ROME – With Pope Francis as a witness, an image of Our Lady of Lujan that had accompanied Argentine soldiers as they fought a war against the United Kingdom over the Falkland Islands in 1982 was returned to its rightful owners today by England’s military bishop. In return, he received a copy of the image.

“The gesture by the church of the United Kingdom to return the image of Our Lady of Lujan to Argentina is a sign of fraternity,” Argentina’s military Bishop Gustavo Olivera told Crux on Wednesday.

“It’s a sign that began when at the end of the war, Britain’s military chaplain Father Alfred Height requested from the apostolic administrator of the islands permission to take the image of the Virgin to the military cathedral of Great Britain, to pray for the British and Argentine soldiers who had fallen during the war,” he said.

Our Lady of Lujan is the patroness of Argentina, and greatly venerated in the country.

On Wednesday, at the end of the weekly papal audience, Britain’s military Bishop Paul James Mason and Olivera met with Francis, who blessed the image. The small statue is a replica of the one found in the Basilica of Lujan, one of Argentina’s most important pilgrimage sites.

RELATED: UK military bishop to return statue to Argentina, 37 years after Falklands War

The pontiff also blessed a second image, which Olivera gave as a gift to Mason, so that people who go to the Catholic Military Cathedral of St Michael and St George in Aldershot can continue to pray for the war dead.

Also present at St. Peter’s Square in Rome were Argentine war veteran Jorge Palacio, military chaplain Father Vicente Martinez Torrens, and a group of relatives of those who died in the war, together with a group of lay people belonging to The Faith of the Centurion, an initiative for Argentina’s war veterans that had originally set out to have the image returned to the South American country.

The image of the Virgin will return to Argentina on Nov. 3, where it will be received with honors by Armed forces and the Federal Forces, together with war veterans and family members of the soldiers who died during the war, known by locals as Guerra de las Malvinas, Argentina’s name for the islands.

After arriving at the Ezeiza international airport, the image will be taken in procession to the Basilica of Lujan, some 50 miles away. Once the image is in Lujan, Bishop Oscar Ojea, president of the local bishops’ conference, will celebrate a Mass in celebration of its return.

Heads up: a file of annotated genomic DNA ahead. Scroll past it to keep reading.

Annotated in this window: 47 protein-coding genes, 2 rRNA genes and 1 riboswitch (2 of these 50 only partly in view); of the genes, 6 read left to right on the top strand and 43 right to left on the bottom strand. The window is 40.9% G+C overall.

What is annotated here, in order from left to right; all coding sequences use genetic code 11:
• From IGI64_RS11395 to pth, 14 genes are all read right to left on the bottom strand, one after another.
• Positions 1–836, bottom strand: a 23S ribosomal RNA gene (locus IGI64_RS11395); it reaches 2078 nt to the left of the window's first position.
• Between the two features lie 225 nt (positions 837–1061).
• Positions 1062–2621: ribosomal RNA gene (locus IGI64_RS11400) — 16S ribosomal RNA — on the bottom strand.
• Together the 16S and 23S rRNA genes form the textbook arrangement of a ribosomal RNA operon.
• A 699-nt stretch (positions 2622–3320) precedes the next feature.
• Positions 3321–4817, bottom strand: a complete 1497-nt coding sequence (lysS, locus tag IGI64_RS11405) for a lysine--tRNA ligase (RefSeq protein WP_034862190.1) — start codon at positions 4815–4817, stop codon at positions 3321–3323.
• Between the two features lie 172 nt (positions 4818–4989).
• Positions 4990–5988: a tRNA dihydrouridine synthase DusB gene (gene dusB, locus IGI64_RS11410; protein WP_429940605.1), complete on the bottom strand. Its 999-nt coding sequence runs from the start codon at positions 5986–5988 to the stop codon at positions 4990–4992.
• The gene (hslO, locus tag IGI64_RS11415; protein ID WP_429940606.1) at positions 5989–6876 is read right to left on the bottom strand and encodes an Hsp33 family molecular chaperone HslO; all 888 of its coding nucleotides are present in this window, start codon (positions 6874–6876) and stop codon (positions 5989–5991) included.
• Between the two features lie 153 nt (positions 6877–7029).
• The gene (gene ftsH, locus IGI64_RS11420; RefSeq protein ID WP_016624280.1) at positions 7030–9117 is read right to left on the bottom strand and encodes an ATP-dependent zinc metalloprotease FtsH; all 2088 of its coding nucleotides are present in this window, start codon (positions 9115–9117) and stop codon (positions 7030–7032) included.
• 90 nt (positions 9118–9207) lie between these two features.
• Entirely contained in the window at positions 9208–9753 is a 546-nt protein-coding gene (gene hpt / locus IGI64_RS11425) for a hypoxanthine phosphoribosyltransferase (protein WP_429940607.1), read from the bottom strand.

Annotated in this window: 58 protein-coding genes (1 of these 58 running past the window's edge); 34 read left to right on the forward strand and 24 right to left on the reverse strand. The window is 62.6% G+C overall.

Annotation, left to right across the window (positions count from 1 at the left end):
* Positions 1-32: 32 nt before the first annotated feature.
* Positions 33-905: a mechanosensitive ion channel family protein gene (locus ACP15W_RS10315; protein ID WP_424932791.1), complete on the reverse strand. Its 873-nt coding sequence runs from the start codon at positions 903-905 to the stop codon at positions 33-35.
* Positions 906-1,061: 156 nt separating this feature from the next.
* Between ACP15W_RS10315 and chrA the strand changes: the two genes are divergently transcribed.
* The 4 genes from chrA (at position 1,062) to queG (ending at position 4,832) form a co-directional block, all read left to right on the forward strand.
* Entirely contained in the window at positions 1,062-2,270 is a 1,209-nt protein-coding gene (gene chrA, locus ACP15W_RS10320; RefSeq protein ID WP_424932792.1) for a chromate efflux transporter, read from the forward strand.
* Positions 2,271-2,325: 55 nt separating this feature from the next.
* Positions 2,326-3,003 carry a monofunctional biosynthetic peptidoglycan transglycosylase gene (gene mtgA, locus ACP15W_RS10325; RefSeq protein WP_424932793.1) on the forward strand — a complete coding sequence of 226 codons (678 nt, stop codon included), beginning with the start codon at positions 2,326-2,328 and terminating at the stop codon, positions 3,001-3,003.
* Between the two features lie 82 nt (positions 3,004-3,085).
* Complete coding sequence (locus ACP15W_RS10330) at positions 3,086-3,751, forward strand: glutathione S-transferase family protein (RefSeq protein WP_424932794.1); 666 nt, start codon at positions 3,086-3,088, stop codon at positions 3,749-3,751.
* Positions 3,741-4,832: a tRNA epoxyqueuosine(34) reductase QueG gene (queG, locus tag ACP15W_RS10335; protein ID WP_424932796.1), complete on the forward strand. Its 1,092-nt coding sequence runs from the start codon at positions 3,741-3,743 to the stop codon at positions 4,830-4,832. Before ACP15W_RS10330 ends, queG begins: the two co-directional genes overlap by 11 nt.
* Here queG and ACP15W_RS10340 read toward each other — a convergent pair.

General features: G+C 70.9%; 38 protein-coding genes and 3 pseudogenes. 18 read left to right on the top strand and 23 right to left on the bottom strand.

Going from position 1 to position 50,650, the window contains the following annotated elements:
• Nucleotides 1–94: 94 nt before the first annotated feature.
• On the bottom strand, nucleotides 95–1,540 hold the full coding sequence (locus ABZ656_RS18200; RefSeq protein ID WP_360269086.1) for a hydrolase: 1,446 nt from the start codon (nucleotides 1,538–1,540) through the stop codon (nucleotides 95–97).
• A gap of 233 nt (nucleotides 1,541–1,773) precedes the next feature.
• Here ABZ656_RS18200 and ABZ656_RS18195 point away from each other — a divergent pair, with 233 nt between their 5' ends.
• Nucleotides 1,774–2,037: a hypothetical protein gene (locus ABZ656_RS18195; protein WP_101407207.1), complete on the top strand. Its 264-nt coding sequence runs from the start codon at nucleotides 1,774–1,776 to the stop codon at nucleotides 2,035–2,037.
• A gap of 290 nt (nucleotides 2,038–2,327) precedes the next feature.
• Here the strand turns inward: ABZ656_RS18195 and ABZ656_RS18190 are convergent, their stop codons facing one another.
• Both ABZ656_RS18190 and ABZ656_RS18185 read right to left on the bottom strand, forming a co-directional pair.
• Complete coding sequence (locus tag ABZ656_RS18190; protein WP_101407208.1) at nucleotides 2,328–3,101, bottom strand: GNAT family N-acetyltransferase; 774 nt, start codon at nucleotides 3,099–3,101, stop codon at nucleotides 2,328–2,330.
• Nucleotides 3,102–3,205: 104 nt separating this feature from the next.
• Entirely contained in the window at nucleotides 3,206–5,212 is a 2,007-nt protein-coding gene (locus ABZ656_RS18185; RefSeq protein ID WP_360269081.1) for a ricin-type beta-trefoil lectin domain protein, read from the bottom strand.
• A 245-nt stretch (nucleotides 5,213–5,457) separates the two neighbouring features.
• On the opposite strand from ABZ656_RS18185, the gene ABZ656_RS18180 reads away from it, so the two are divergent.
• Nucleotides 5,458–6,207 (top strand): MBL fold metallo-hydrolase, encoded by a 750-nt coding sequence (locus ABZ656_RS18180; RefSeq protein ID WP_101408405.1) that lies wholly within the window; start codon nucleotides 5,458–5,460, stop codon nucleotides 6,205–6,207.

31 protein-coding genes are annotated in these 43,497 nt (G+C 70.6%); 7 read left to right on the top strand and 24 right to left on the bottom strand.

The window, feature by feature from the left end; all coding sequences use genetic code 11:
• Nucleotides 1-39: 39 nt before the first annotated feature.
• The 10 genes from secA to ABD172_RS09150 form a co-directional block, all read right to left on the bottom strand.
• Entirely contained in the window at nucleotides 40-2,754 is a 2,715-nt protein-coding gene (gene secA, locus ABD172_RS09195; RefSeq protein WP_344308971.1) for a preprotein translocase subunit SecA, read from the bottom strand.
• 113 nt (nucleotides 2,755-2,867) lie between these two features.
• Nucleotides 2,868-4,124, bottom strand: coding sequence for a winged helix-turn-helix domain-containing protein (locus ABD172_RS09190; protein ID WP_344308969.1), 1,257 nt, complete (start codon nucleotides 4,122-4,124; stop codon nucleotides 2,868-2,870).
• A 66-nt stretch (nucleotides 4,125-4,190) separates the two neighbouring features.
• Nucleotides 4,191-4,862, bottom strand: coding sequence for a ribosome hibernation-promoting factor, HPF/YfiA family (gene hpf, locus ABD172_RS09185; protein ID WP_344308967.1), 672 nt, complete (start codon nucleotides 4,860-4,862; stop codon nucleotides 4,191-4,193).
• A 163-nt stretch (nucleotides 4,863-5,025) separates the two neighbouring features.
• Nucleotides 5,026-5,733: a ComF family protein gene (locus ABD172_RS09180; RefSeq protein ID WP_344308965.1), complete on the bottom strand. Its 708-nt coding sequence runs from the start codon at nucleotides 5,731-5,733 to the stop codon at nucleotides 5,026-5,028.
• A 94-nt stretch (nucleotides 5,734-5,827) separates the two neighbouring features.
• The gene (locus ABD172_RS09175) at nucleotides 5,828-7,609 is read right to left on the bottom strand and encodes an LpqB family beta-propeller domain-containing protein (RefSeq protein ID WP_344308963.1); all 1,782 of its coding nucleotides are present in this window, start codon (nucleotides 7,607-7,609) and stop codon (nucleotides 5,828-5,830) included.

Olivera told Crux that at the initiative of the veterans who fought in the war, the image of the Lady of Lujan will become “a pilgrim image for our country.”

“We know that in a war, everyone loses,” he said. “But with this gesture, we’re gaining a supernatural outlook and the presence of the Virgin of Lujan invites us to once again, do what her son tells us to do.”

According to the bishop, Wednesday’s gesture arises from the fraternal bond between two peoples, the English and the Argentine, who are “children of the same mother.”

RELATED: Our Lady of Lujan is a meeting point of Argentine Catholicism

“It comes at a very particular moment for Argentina, in which we have to be reminded of the fact that we are brothers, and that we can have different ideas, travel different paths or chose different proposals, but we are always brothers and Mary invites us to this reality. We are a family and God is our homeland.”

According to Elisabetta Pique, of La Nacion, Argentina’s major daily, when the pope handed the replica to Mason for him to take to Aldershot, Francis said that the one he was receiving is “prettier” than the original, as a way to break the ice. However, the journalist also points out that Francis was visibly emotional and pained when he prayed silently before a granite plaque from the Darwin war cemetery in the Falklands. It read “Argentine soldier only known to God.”

La Nacion also reports that Daniel Doronzoro, a member of The Faith of the Centurion, handed Francis a letter proposing he travel to the Falklands in 2021 to preside over an ecumenical meeting between the Catholic Church and the Anglican Church. A similar invitation was given to Mason.

Follow Inés San Martín on Twitter: @inesanma

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